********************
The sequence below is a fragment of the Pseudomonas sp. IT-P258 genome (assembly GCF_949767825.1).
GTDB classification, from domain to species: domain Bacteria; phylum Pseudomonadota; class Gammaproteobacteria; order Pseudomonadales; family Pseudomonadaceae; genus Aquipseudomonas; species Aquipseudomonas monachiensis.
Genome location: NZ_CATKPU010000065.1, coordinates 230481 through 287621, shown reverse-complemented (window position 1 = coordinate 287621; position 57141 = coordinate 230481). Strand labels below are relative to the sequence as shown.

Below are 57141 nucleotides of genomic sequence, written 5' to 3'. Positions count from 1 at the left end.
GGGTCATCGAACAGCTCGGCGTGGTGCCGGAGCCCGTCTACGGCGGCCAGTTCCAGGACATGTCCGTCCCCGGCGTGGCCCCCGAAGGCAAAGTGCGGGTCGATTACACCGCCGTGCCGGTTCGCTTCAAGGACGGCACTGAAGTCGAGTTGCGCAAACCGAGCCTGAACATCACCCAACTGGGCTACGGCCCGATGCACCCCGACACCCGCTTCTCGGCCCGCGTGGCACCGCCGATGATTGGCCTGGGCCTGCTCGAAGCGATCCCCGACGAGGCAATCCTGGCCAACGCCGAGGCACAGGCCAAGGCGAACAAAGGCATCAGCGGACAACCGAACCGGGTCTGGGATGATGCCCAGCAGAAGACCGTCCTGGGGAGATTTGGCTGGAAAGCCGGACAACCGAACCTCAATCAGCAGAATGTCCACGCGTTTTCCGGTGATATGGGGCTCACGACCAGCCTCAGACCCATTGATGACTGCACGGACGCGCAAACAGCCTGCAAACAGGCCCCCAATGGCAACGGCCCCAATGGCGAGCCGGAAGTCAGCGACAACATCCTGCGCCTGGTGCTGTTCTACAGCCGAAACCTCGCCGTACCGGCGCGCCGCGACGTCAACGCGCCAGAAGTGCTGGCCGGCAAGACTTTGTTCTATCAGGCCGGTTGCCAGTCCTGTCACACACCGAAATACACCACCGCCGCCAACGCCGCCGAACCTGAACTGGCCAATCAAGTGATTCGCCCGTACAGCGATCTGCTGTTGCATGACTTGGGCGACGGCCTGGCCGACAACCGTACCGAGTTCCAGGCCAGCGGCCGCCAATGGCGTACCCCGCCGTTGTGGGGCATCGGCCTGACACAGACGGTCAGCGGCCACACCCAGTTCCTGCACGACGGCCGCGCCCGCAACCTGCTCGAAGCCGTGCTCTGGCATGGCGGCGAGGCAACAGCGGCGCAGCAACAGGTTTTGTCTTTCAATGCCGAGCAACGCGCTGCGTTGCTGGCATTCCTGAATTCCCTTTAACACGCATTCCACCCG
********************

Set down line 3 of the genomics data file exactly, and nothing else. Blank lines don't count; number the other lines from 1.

Genome location: NZ_CATKPU010000065.1, coordinates 230481 through 287621, shown reverse-complemented (window position 1 = coordinate 287621; position 57141 = coordinate 230481). Strand labels below are relative to the sequence as shown.